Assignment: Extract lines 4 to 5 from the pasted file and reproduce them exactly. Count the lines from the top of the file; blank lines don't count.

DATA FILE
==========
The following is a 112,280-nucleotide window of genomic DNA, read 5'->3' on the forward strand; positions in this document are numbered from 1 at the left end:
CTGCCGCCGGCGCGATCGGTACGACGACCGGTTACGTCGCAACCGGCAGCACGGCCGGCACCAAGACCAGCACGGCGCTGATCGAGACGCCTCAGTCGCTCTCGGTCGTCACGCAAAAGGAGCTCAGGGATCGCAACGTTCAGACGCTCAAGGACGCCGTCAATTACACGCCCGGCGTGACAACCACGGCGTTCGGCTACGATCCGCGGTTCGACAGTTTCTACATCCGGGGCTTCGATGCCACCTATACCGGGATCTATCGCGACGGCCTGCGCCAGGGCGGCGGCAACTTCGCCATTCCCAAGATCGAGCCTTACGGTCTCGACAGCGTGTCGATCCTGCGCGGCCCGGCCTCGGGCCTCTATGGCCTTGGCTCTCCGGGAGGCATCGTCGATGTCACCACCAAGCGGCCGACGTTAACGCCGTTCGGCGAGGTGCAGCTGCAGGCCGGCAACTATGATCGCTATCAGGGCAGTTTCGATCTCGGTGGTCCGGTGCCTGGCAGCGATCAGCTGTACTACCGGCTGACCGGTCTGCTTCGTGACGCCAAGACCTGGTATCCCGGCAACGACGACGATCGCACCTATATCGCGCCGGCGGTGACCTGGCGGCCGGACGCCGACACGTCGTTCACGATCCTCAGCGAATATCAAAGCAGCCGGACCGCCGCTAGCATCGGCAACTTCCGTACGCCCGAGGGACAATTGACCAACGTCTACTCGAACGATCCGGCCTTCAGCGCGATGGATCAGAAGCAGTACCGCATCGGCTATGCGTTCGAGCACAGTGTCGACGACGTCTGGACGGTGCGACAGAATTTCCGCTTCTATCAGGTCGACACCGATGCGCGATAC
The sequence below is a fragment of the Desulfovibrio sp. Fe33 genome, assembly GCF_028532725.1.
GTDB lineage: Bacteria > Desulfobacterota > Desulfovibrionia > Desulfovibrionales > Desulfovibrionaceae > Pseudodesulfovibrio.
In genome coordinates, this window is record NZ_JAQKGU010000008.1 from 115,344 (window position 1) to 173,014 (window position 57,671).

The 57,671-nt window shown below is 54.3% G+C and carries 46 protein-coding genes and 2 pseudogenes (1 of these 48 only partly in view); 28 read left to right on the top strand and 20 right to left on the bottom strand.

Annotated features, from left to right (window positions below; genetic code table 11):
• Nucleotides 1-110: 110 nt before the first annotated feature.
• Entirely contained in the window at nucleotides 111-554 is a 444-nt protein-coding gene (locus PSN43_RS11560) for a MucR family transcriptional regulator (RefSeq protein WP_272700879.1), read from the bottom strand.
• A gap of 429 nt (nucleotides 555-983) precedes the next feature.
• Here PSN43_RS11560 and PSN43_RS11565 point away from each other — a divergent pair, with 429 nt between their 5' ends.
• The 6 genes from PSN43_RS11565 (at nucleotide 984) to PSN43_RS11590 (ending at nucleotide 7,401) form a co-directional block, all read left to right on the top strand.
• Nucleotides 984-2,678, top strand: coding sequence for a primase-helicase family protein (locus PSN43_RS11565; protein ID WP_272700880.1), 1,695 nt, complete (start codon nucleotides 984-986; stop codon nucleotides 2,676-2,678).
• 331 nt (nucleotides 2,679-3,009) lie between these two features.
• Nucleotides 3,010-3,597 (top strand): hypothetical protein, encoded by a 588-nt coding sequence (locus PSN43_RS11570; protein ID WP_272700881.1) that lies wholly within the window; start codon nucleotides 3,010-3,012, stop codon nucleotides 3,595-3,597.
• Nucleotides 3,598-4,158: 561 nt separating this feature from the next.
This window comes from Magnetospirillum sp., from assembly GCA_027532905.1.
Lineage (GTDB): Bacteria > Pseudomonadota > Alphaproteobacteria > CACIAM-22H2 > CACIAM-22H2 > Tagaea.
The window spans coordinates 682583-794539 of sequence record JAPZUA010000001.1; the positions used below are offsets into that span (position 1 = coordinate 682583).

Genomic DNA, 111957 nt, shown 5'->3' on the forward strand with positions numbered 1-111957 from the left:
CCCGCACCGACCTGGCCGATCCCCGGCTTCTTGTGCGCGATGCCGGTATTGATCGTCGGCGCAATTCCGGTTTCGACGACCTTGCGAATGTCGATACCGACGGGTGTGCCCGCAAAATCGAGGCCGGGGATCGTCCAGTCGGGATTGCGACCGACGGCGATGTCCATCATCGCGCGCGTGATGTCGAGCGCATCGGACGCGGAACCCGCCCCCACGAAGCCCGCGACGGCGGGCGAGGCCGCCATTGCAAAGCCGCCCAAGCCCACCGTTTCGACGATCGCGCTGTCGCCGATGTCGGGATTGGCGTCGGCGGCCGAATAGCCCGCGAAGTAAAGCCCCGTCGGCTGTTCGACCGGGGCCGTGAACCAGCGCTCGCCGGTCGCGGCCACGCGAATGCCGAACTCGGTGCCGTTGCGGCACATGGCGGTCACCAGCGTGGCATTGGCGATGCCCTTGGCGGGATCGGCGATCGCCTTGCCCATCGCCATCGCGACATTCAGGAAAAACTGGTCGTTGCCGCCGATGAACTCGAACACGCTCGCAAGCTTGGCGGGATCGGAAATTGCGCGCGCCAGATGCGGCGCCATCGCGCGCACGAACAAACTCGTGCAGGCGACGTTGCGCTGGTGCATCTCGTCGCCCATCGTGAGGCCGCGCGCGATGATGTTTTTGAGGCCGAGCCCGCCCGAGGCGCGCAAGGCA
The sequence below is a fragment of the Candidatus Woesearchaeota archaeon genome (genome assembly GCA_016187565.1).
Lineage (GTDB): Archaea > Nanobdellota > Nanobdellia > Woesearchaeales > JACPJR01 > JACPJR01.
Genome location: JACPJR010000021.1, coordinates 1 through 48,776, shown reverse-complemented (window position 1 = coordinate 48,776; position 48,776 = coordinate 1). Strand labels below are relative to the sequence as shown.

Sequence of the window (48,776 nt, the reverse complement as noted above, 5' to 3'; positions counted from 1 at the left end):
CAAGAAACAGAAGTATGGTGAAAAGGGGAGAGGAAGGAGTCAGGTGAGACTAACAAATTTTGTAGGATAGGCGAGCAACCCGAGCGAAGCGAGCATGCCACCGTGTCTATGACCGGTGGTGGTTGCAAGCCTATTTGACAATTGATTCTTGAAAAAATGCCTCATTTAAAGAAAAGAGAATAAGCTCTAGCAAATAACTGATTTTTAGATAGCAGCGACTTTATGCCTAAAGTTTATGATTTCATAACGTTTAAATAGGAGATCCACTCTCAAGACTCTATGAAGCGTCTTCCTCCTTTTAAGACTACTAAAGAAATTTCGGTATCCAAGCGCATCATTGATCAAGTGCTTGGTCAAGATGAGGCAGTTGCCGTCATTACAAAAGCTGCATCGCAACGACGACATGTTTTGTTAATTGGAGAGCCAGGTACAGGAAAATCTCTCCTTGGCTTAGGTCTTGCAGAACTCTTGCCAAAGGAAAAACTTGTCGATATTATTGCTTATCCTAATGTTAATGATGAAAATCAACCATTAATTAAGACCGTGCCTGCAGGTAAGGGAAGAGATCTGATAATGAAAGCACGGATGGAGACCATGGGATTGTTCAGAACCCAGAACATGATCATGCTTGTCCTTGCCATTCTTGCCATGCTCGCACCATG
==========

GTDB lineage: Bacteria > Desulfobacterota > Desulfovibrionia > Desulfovibrionales > Desulfovibrionaceae > Pseudodesulfovibrio.
In genome coordinates, this window is record NZ_JAQKGU010000008.1 from 115,344 (window position 1) to 173,014 (window position 57,671).